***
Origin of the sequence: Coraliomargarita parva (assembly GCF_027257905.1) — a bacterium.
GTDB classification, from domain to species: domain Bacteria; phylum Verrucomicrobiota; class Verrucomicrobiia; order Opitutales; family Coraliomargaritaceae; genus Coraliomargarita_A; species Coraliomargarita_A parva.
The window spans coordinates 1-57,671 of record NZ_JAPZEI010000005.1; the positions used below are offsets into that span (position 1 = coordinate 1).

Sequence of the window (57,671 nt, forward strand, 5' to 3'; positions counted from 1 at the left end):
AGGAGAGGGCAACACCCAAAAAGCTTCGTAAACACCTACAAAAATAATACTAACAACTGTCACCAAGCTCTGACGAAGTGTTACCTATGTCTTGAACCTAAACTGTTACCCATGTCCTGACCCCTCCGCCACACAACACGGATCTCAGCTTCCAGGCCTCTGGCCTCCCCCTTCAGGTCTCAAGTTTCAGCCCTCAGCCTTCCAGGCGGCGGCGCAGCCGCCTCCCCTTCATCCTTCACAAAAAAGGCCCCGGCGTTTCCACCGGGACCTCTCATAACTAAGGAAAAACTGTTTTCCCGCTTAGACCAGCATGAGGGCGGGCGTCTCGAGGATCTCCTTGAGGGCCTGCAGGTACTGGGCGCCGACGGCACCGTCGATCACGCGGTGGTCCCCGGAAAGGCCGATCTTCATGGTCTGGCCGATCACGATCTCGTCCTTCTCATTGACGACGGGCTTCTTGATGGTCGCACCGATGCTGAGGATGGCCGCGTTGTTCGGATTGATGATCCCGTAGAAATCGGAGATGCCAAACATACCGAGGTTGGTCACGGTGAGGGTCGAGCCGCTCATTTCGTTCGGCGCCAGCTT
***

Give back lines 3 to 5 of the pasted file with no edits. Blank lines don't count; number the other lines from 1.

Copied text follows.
The window spans coordinates 1-57,671 of record NZ_JAPZEI010000005.1; the positions used below are offsets into that span (position 1 = coordinate 1).

Sequence of the window (57,671 nt, forward strand, 5' to 3'; positions counted from 1 at the left end):
AGGAGAGGGCAACACCCAAAAAGCTTCGTAAACACCTACAAAAATAATACTAACAACTGTCACCAAGCTCTGACGAAGTGTTACCTATGTCTTGAACCTAAACTGTTACCCATGTCCTGACCCCTCCGCCACACAACACGGATCTCAGCTTCCAGGCCTCTGGCCTCCCCCTTCAGGTCTCAAGTTTCAGCCCTCAGCCTTCCAGGCGGCGGCGCAGCCGCCTCCCCTTCATCCTTCACAAAAAAGGCCCCGGCGTTTCCACCGGGACCTCTCATAACTAAGGAAAAACTGTTTTCCCGCTTAGACCAGCATGAGGGCGGGCGTCTCGAGGATCTCCTTGAGGGCCTGCAGGTACTGGGCGCCGACGGCACCGTCGATCACGCGGTGGTCCCCGGAAAGGCCGATCTTCATGGTCTGGCCGATCACGATCTCGTCCTTCTCATTGACGACGGGCTTCTTGATGGTCGCACCGATGCTGAGGATGGCCGCGTTGTTCGGATTGATGATCCCGTAGAAATCGGAGATGCCAAACATACCGAGGTTGGTCACGGTGAGGGTCGAGCCGCTCATTTCGTTCGGCGCCAGCTT